Meet CFT Graduate Teaching Fellow Beth Koontz
Over the next few weeks, we will introduce the CFT’s 2012-13 Graduate Teaching Fellows* individually to highlight their areas of expertise, interests, and specific CFT activities.
Beth Koontz is a Ph.D. student in Anthropology, focusing on Andean bioarchaeology and the role of violence in state formation and collapse. Although TAs in Anthropology primarily hold office hours and grade assignments, Beth brings to the position a variety of rich teaching experiences she’s gained in other places: she has taught the law to judges and juries when she was an Assistant District Attorney in Durham, NC; she has taught U.S. law enforcement officials and Peruvian and U.S. students how to excavate human remains; and she has taught a variety of law and anthropology courses to high school students–face to face and online. She also brings a wealth of CFT experience as a recent recipient of the Teaching Certificate and a participant in a variety of CFT workshops and consultation activities.
Beth’s teaching interests include field schools and experiential learning, concept mapping, and the Socratic method. In addition to holding regular office hours for consultations with graduate students, Beth is facilitating a variety of CFT activities. This fall, she will be leading a section of the new Certificate in College Teaching (Session Two) and collaborating with CFT Assistant Director Nancy Chick in the September 13 Teaching Workshop for both faculty and graduate students entitled “Strategies for Grading,” an effective contributor to the planning and facilitation of this workshop in part because of the Anthropology Department’s emphasis on this role for TAs. (For this workshop, Beth also compiled a page of follow-up resources for participants.) She will also be contributing to at least two CFT blog series, “See What I Mean” and “Teaching Outside the Classroom.” She will also lead the planning of GradSTEP (a day-long January event offering several workshops and discussions on teaching, learning, and professional development across the disciplines) and will work with her fellow GTFs on subsequent workshops and other projects that emerge throughout the year.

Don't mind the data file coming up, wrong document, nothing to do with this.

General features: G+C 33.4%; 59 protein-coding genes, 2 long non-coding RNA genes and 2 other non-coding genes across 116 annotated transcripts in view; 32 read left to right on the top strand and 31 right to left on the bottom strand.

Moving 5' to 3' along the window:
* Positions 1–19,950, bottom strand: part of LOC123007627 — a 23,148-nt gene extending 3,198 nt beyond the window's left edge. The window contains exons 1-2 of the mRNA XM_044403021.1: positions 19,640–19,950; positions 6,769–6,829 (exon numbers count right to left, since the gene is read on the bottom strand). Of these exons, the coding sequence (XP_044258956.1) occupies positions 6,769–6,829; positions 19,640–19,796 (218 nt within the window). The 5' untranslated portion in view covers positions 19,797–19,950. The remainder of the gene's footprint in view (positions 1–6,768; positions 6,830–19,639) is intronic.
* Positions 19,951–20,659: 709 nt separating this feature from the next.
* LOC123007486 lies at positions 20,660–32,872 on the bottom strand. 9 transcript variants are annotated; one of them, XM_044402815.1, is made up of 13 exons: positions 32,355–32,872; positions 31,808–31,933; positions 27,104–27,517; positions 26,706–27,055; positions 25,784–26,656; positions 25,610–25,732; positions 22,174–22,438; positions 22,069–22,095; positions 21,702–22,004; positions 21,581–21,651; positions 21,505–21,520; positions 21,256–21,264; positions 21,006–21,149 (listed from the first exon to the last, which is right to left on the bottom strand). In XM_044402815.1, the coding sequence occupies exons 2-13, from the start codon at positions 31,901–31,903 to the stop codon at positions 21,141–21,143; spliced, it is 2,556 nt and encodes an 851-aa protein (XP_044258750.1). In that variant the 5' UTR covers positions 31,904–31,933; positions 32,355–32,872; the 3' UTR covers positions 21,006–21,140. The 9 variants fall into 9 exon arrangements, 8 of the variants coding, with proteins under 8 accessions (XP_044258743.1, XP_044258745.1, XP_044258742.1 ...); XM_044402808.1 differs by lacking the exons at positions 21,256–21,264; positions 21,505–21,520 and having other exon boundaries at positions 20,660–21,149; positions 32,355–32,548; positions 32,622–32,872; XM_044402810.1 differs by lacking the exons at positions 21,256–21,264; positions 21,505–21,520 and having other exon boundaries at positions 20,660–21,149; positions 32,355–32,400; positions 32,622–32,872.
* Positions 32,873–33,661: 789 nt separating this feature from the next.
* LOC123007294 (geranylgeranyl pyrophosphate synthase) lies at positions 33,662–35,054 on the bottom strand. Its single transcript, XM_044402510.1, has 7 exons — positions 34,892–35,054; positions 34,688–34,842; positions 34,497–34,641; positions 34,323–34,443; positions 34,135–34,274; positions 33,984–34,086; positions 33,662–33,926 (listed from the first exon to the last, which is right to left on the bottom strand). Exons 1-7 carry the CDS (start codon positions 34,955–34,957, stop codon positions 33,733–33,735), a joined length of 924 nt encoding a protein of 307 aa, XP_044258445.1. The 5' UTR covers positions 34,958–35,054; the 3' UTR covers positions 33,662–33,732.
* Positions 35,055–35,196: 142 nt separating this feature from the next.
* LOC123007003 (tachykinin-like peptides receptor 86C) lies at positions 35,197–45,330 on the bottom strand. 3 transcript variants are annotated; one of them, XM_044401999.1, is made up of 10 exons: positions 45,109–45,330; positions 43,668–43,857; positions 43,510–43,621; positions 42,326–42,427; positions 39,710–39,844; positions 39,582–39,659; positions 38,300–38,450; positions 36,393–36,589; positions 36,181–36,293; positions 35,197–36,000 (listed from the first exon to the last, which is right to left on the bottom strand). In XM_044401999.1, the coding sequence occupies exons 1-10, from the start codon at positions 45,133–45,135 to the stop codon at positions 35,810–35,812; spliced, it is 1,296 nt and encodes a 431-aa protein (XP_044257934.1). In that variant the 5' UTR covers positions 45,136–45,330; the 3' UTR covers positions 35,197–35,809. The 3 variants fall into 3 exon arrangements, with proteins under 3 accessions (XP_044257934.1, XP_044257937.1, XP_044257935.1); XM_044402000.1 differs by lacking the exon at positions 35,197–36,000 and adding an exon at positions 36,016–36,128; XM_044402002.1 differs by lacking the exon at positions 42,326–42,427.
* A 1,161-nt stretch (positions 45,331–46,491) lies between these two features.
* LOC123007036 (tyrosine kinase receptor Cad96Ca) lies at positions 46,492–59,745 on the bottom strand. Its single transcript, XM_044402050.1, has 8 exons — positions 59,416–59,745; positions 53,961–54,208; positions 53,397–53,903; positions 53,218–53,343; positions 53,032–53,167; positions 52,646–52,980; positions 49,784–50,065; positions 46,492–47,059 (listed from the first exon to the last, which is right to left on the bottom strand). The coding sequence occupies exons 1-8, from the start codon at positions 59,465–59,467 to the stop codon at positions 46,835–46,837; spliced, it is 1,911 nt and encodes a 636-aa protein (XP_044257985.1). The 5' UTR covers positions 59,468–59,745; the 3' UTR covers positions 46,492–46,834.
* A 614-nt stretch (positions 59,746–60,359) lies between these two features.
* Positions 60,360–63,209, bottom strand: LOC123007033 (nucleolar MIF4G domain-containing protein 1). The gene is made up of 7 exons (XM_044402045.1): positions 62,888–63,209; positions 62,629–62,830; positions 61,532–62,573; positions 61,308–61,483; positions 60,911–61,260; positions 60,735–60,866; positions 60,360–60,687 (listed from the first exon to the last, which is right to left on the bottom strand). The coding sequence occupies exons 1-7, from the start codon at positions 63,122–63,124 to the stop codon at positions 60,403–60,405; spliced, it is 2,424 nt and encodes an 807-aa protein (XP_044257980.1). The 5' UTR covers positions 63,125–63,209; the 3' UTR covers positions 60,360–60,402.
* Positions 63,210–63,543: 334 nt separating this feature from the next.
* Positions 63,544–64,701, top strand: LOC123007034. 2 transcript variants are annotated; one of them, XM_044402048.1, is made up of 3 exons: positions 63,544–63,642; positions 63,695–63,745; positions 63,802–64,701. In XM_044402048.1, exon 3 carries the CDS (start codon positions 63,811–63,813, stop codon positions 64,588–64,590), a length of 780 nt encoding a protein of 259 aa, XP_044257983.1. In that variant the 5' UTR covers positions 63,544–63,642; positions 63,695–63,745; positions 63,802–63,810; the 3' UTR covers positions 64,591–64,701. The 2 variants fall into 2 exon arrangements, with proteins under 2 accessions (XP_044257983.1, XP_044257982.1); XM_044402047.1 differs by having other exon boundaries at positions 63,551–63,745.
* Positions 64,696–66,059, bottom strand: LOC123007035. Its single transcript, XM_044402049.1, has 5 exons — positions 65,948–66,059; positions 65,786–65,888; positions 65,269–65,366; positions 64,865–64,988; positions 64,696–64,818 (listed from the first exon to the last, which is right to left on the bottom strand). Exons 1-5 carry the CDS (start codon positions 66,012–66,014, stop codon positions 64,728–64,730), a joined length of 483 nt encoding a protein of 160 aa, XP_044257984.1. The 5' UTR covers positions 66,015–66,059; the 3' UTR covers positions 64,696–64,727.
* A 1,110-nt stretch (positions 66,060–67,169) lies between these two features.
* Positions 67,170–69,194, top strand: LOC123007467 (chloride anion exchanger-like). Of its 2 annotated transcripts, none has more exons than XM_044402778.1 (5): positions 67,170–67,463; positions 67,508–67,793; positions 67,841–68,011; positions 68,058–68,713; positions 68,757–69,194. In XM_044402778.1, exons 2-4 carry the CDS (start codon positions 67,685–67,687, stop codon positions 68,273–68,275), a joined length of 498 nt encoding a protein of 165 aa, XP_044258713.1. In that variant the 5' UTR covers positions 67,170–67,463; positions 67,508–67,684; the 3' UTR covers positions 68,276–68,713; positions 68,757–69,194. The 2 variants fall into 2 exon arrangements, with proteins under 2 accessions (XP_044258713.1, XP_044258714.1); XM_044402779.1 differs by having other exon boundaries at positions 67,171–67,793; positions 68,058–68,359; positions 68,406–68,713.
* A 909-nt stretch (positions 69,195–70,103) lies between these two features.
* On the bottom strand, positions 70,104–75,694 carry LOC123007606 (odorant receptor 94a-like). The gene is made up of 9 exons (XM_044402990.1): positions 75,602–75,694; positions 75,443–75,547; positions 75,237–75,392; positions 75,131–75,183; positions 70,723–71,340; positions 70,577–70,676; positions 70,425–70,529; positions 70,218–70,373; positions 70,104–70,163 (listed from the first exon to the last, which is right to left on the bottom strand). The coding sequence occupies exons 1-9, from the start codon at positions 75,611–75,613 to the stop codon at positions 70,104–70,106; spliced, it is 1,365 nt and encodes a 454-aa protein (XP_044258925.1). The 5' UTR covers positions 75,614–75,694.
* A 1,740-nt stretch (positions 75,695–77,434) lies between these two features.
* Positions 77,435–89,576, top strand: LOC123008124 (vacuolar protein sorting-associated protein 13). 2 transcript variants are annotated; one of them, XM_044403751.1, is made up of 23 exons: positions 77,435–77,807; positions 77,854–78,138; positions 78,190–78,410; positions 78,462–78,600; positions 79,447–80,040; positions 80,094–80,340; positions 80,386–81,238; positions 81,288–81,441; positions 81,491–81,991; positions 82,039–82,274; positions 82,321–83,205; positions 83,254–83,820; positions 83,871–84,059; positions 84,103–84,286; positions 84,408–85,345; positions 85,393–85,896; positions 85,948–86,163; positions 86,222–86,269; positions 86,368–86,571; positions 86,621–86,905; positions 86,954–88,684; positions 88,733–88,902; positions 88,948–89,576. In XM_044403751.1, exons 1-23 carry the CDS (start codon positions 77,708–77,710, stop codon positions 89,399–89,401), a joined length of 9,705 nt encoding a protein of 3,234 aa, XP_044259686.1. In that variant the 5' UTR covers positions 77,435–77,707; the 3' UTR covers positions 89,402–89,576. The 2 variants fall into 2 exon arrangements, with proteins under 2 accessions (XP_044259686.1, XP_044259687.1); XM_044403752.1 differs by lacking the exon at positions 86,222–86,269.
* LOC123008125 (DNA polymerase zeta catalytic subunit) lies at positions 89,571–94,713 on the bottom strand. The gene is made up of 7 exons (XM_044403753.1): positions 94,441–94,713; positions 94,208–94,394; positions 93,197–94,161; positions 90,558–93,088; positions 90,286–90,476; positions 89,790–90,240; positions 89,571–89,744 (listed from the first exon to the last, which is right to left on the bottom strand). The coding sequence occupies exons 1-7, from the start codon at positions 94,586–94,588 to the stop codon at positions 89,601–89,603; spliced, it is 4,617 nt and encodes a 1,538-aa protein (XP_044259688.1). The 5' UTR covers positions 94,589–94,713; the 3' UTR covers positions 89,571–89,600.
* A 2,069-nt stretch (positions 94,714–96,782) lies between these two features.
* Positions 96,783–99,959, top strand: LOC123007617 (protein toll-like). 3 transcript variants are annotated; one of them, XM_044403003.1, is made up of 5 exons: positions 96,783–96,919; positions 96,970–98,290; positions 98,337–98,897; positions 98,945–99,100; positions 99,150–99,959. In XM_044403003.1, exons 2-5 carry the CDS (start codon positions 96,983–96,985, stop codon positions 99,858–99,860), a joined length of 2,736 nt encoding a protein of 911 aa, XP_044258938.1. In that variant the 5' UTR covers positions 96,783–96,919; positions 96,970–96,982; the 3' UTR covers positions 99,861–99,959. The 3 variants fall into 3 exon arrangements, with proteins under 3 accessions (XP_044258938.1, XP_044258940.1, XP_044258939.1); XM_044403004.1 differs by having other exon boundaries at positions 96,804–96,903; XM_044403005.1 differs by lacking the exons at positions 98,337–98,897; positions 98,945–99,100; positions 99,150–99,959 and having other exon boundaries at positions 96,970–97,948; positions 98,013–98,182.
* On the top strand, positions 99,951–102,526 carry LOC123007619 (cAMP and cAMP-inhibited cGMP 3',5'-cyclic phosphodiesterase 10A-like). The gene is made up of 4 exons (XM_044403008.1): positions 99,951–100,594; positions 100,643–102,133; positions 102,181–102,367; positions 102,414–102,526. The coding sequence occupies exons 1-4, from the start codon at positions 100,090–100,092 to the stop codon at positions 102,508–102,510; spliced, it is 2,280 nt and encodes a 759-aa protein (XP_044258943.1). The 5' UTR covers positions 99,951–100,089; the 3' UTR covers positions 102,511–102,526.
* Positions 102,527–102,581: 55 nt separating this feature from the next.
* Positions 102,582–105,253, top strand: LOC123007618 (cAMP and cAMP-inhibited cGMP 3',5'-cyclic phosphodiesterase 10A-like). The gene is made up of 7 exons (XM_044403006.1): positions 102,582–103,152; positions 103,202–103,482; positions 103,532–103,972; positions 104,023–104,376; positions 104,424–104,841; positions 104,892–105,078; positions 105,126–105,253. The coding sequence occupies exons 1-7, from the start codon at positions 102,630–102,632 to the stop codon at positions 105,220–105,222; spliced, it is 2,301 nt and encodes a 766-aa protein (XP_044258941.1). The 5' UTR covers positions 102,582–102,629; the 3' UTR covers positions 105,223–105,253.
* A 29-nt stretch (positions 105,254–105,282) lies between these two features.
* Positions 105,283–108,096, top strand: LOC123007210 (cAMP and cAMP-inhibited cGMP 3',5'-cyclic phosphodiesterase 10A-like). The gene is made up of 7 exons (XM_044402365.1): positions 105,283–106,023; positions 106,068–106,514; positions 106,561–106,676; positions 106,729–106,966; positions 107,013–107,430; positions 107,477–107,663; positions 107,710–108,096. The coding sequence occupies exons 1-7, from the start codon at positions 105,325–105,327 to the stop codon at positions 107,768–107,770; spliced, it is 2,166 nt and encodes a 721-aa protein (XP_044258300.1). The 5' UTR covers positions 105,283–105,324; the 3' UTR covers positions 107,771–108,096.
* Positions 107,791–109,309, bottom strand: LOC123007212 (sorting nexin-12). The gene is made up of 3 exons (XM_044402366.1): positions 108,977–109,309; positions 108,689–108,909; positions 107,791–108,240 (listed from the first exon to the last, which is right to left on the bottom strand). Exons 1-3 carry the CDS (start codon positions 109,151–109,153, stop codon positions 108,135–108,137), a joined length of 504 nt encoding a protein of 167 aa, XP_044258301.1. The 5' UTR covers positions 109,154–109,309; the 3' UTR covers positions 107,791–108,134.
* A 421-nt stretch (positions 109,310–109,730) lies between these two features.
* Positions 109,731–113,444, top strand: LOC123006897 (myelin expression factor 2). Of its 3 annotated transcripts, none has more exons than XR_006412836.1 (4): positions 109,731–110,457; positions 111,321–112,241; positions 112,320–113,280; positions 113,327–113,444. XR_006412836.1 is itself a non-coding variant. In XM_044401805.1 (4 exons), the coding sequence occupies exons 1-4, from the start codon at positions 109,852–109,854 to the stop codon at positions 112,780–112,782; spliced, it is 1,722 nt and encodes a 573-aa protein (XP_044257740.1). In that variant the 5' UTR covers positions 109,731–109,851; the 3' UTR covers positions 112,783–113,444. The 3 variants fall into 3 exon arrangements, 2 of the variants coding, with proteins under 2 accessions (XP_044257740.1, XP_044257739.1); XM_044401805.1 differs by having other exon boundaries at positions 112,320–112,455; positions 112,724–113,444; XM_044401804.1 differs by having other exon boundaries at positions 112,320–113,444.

* GTFs provide a variety of services for Vanderbilt’s graduate, post doc and professional students, including one-on-one consultations on teaching issues and professional development, syllabus and course design, interpreting and responding to student evaluations, writing teaching statements, and engaging techniques such as discussion leading, lecturing, and using technology in the classroom.They also create and facilitate Teaching Assistant Orientation, Teaching Workshops, and the annual Graduate Student Teaching Event for Professional Development (GradSTEP) conference. In addition, they support the Certificate in College Teaching and various CFT initiatives.
To schedule an appointment with Beth or any other GTF, please call 322-7290.
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